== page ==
With the labor movement in full panic mode over the prospects of a devastating mid-term election, the SEIU is turning up the heat all across the country, trying to figure out ways in which to demonize Republicans as well as to get ballots into boxes.
So far, in addition to vowing to spend tens of millions, the SEIU's tactics seems to be gearing up its election machine in ways that seem...well, shall we say...questionable?
#13: Pick a target, freeze it, personalize it, and polarize it.
In Illinois, the SEIU's focus appears to be attacking Sarah Palin in order to turn out "Obama voters," according to Progress Illinois, (an SEIU-funded website):
No message has more power to motivate Cook County's so-called "Obama voters" -- a group that cast a ballot in the presidential election two years ago but did not vote in the 2006 mid-terms -- than one that focuses on Sarah Palin and the Republican Party.
That's the conclusion of a survey undertaken at the behest of the Service Employees International Union's Illinois State Council, one of Illinois' largest labor organizations and a force in Democratic Party politics in the state.
"What we're trying to figure out is what we're all trying to figure out: how we get Obama voters, how we get them engaged and out to the vote this year," said Jerry Morrison, the political director of SEIU's state council.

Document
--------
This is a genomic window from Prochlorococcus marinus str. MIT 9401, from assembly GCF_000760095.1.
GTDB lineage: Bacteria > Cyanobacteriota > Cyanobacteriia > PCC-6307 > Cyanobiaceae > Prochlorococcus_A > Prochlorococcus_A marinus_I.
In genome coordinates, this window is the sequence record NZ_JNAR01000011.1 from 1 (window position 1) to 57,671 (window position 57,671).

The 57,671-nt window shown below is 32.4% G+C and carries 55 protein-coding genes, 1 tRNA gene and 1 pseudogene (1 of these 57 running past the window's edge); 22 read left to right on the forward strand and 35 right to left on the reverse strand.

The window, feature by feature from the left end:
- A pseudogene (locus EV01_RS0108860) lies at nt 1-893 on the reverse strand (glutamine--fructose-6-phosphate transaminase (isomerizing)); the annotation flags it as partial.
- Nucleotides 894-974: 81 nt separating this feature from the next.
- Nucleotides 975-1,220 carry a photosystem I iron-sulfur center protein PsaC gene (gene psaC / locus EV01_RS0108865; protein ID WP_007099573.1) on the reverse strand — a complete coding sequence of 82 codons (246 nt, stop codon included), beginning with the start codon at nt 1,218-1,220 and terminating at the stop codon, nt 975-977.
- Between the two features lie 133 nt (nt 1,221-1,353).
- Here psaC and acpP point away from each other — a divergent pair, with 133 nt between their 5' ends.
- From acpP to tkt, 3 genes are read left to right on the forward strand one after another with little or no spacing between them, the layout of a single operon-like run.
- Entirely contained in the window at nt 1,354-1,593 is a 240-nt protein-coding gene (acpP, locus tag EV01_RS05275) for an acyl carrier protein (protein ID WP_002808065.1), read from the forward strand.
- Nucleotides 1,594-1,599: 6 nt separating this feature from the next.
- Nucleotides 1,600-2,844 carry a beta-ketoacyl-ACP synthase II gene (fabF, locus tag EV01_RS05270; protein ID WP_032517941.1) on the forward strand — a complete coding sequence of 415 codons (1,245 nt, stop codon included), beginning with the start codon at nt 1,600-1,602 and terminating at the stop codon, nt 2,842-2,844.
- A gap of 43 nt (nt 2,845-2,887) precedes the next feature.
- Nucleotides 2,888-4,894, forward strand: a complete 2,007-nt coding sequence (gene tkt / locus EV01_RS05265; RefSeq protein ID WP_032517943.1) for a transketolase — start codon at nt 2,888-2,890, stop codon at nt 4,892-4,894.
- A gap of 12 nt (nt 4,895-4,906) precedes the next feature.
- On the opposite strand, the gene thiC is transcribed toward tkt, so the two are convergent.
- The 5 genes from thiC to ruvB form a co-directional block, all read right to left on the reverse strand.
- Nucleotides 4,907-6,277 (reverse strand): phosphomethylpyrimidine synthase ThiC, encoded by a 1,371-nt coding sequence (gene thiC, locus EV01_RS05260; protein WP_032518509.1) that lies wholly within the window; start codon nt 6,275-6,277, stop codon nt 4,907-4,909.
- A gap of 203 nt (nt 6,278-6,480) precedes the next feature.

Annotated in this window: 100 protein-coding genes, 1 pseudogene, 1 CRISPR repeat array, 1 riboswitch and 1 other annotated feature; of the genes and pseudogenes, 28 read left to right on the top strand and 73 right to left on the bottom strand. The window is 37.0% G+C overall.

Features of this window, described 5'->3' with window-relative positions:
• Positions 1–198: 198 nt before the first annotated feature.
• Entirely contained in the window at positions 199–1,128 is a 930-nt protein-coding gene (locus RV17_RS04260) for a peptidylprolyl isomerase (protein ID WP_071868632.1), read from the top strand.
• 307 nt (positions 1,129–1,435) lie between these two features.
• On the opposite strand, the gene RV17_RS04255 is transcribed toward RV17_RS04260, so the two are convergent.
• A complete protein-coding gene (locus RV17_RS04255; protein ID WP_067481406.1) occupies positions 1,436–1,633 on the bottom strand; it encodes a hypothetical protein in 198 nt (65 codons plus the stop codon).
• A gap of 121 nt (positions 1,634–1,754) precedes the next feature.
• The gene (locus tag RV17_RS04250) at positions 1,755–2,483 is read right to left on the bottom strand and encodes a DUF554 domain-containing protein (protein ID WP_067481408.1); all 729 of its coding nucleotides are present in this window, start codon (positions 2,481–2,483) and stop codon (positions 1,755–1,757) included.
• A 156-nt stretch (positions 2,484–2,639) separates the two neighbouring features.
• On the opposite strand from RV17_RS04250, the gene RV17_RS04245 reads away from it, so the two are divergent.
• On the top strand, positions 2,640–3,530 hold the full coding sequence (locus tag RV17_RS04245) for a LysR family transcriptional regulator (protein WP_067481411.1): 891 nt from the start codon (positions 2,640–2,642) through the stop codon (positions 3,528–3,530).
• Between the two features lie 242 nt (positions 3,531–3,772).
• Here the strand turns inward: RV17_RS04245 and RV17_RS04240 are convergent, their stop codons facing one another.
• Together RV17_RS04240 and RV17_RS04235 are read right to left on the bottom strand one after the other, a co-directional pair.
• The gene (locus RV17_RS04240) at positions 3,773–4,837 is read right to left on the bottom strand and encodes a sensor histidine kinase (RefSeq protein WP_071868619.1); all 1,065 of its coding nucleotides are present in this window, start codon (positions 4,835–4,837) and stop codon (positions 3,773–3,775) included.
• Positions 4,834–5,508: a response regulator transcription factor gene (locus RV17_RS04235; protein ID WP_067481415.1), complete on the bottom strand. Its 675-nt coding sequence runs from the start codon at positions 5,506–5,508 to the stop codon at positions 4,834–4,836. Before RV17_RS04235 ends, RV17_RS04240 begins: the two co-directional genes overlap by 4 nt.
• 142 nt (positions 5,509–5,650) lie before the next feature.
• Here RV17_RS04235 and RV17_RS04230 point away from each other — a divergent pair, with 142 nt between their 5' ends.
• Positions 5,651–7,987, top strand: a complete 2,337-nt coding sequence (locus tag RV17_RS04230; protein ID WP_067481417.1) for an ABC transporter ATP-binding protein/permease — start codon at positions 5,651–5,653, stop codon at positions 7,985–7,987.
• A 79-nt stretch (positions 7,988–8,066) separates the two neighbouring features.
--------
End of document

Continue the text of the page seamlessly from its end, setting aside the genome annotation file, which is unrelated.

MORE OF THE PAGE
References to the ex-Alaska governor and the Republicans proved the most motivating, according to the memo, trumping issues like crime, state budget cuts, or student loan issues. "Two of the three top testing messages also have to do with Republicans, including Sarah Palin, taking the country backwards," a summation of the poll reads. "The best motivating messages are dominated by evoking negative images of what could happen, more from an ideological perspective than one focused on issues."
Read the polling memo to the SEIU here.
Do Loose Lips Sink Purple Ships?
In Wisconsin, SEIU lobbyist John-David Morgan has been caught in a potential legally-compromising situation, planning to attack Milwaukee County Executive (and current gubernatorial candidate) Scott Walker:
Organized labor is hatching a plan to use prominent Democratic officials and TV ads to pummel Milwaukee County Executive Scott Walker over the O'Donnell Park garage accident to try to keep him from being elected governor.